AbstractThis article offers a new perspective on insurance law by examining and combining two basic features of insurance and insurance law: the nature of the insurance contract and the fact that most insurance law issues concern a disputed claim. Insurance law scholars are fond of reconceptualizing their subject. Insurance policies and insurance law have been likened to a means of public utility regulation, a product warranty, a social institution, or, perhaps mostly simply, a thing. This article represents another conceptualization of the subject, and one that may be less foreign to the subject and closer to the reality of the formation and performance of insurance relationships.
Every insurance policy is a contract between the policyholder and the insurer. Fundamentally, however, almost every insurance law problem, dispute, or doctrine is really about paying or not paying claims. These two features—contract and claim—are at the heart of most insurance law disputes. The significance of insurance as contract is generally recognized, but the centrality of claims, less so. The article examines each of them separately and then combines them. Doing so provides a perspective on a large number of insurance law issues, and that perspective should change the courts’ approach to a number of issues and doctrines. The focus is on personal lines, particularly first-party insurance, but the analysis also has implications in other settings.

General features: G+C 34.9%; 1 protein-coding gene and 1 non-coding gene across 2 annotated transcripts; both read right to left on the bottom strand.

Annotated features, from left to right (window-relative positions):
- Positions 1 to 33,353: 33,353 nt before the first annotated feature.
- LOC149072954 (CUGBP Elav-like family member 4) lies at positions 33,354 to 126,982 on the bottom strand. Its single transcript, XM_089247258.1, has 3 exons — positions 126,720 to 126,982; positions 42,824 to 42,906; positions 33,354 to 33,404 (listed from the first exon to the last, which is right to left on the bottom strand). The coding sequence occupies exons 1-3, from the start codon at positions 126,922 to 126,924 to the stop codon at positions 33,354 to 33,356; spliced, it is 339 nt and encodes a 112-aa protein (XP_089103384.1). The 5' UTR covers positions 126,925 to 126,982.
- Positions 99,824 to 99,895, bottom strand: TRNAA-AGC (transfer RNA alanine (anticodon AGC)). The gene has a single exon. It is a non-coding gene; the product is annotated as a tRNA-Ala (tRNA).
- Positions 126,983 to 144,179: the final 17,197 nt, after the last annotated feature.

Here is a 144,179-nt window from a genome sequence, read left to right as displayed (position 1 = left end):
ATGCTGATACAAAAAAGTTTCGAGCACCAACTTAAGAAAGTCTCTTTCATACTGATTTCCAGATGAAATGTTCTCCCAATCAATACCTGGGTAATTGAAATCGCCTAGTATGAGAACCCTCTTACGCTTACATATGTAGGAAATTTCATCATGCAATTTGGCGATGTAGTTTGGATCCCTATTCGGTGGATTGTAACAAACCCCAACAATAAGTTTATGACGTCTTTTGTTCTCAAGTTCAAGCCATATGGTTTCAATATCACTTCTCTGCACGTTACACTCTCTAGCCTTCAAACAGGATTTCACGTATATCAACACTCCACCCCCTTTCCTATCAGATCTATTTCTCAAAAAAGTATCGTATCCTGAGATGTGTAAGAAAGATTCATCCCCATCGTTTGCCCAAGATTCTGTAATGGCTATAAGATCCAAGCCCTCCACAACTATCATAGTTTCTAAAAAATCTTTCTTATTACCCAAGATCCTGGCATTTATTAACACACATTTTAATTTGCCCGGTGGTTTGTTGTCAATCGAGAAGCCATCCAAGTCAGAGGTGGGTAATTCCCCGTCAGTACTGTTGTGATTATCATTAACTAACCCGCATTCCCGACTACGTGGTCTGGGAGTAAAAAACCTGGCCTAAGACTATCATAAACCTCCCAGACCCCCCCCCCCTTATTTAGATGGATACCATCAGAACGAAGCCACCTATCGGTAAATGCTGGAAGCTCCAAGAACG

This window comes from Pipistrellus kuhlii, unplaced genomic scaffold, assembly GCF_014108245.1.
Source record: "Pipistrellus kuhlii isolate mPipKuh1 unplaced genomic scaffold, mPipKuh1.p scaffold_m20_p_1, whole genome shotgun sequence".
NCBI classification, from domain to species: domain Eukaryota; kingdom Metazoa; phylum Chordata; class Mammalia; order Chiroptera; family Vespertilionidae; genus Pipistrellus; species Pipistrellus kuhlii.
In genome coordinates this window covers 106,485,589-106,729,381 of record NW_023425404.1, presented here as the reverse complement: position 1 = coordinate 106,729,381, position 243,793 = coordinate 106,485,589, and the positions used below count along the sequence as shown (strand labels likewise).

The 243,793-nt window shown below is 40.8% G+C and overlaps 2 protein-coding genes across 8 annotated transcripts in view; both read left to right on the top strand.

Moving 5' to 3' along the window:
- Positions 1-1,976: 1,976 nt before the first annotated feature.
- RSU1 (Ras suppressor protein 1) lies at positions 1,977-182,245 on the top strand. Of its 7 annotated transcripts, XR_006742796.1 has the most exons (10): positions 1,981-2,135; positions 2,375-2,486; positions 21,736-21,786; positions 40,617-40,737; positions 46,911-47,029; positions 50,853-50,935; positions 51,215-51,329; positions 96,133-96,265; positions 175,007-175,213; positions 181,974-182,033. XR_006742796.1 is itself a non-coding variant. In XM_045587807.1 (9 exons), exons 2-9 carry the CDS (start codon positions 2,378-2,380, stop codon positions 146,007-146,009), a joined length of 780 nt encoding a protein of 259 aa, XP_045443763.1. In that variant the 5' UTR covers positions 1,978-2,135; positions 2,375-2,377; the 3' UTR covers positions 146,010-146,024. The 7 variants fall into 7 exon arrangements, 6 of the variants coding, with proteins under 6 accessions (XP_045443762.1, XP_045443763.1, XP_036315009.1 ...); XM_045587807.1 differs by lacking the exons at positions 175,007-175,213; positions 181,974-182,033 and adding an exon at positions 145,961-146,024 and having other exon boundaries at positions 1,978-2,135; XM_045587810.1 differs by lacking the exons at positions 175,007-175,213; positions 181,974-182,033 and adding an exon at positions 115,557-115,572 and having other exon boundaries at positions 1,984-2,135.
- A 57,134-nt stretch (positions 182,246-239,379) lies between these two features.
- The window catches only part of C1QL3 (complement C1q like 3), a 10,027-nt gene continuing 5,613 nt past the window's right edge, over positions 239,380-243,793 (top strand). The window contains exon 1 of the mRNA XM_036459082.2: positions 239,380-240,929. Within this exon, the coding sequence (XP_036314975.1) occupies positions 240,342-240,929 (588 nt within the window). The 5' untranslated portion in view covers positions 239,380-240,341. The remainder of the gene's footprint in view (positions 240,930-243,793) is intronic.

The article first presents the contract and claim analysis. It then applies the analysis to several common issues in insurance law. The illustrations come from three different points in the life of an insurance policy. The first concerns a formation issue: when an insurer may use misstatements by a policyholder in the application process to avoid coverage. The second, and most general, addresses interpretation issues that concern the insurer’s performance of the insurance contract. The third concerns issues of policyholder and insurer performance after a claim is filed—the false swearing rule and the law of insurance bad faith. All three reinforce the insight that every doctrinal issue involves a conception of the insurance contract and arises because of a disputed claim. The discussion demonstrates that courts sometimes use similar analysis, describes those tendencies, suggests why they are incomplete, and uses the contract and claim analysis to make them explicit and more comprehensive. Other courts take quite different approaches; contrasting those approaches with the contract and claim analysis demonstrates what they get wrong. The result is both a demonstration of the usefulness of the article’s analysis and a beginning catalog of how it can reshape insurance law doctrine.
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